* An explanation of the sequence and rate of each aspect of development from birth to 19 years.
Although all children will develop at different rates and reach their milestones at different ages the sequence in which they develop usually differs very little because a child needs to have developed one skill before they can move on to the next, for example, a baby would usually learn to crawl or shuffle before they develop the skills needed to walk.
Development is most rapid in the early years and so the milestones start by being quite close together, however as a child grows the milestones become further apart.
The aspects of development a child is measured on are physical development, social and emotional development, intellectual development and language development. No one area of development is more important than another and they all have an impact on each other.
Physical development is usually most rapid early on in a child’s development. Babies begin smiling within weeks of being born and will start to respond to sounds and the environment around them. By six months old most babies are able to grasp objects when placed in their hands. By the age of one a baby will begin to crawl or shuffle, they are able to use furniture to stand up and then cruise along it sometimes needing an adult for support, they are able to sit unaided and can roll from their front onto their back. Their hand to eye co-ordination improves as they learn to pass objects from one hand to the other, their first teeth may start to appear and solid foods have usually been introduced.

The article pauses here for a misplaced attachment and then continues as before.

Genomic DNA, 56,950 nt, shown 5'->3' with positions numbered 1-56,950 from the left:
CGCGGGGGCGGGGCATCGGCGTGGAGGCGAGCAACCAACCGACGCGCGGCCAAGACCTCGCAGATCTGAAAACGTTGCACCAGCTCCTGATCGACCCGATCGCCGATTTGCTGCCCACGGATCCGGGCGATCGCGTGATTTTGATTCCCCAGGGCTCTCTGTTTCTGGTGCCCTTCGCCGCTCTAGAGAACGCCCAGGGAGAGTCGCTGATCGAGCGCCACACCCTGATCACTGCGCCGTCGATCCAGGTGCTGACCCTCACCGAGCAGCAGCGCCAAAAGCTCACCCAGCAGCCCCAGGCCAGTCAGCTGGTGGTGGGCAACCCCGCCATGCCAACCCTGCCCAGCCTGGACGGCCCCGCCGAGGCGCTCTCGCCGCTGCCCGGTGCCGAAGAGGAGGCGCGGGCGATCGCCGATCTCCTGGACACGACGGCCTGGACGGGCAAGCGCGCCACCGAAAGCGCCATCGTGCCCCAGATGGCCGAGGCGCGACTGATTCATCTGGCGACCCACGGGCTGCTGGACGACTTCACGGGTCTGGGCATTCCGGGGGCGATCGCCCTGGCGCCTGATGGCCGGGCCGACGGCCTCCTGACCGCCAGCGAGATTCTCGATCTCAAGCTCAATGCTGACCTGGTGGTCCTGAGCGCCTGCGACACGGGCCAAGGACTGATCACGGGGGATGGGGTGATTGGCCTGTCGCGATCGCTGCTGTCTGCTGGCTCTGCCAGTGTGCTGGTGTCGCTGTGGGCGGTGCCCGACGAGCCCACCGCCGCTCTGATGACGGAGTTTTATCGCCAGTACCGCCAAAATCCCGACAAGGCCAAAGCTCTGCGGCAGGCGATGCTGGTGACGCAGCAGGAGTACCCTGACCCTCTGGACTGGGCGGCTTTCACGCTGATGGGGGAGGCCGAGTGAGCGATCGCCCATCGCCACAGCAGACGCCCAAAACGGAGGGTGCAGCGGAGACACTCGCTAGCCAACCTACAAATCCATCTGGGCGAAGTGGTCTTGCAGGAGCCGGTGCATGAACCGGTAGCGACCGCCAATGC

Between the ages of one and two a baby a baby will learn to walk and use push along toys to aid walking, they will learn to explore and enjoy feeding themselves both with a spoon and with finger food and will drink from a cup using both hands. A baby will also learn to wave goodbye and begin pointing to things that they want.
Between the ages of two and three a child will enjoy using pencils to scribble...